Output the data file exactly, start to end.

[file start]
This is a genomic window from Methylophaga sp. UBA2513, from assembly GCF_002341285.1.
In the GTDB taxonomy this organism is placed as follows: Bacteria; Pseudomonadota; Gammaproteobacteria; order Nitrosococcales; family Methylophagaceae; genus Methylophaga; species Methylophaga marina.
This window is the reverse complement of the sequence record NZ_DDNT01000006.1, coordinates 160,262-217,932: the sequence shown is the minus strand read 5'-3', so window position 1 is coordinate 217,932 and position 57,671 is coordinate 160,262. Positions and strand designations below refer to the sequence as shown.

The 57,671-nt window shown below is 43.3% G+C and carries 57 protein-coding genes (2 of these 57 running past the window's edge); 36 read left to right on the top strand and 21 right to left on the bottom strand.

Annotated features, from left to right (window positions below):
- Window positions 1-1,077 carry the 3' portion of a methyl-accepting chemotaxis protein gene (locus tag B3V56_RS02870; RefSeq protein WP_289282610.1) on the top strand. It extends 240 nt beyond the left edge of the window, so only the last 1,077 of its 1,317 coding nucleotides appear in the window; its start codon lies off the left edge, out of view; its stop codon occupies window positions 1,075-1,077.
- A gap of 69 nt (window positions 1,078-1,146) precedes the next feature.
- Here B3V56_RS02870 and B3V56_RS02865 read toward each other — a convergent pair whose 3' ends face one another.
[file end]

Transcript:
This is a genomic window from Methylophaga sp. UBA2513, from assembly GCF_002341285.1.
In the GTDB taxonomy this organism is placed as follows: Bacteria; Pseudomonadota; Gammaproteobacteria; order Nitrosococcales; family Methylophagaceae; genus Methylophaga; species Methylophaga marina.
This window is the reverse complement of the sequence record NZ_DDNT01000006.1, coordinates 160,262-217,932: the sequence shown is the minus strand read 5'-3', so window position 1 is coordinate 217,932 and position 57,671 is coordinate 160,262. Positions and strand designations below refer to the sequence as shown.

The 57,671-nt window shown below is 43.3% G+C and carries 57 protein-coding genes (2 of these 57 running past the window's edge); 36 read left to right on the top strand and 21 right to left on the bottom strand.

Annotated features, from left to right (window positions below):
- Window positions 1-1,077 carry the 3' portion of a methyl-accepting chemotaxis protein gene (locus tag B3V56_RS02870; RefSeq protein WP_289282610.1) on the top strand. It extends 240 nt beyond the left edge of the window, so only the last 1,077 of its 1,317 coding nucleotides appear in the window; its start codon lies off the left edge, out of view; its stop codon occupies window positions 1,075-1,077.
- A gap of 69 nt (window positions 1,078-1,146) precedes the next feature.
- Here B3V56_RS02870 and B3V56_RS02865 read toward each other — a convergent pair whose 3' ends face one another.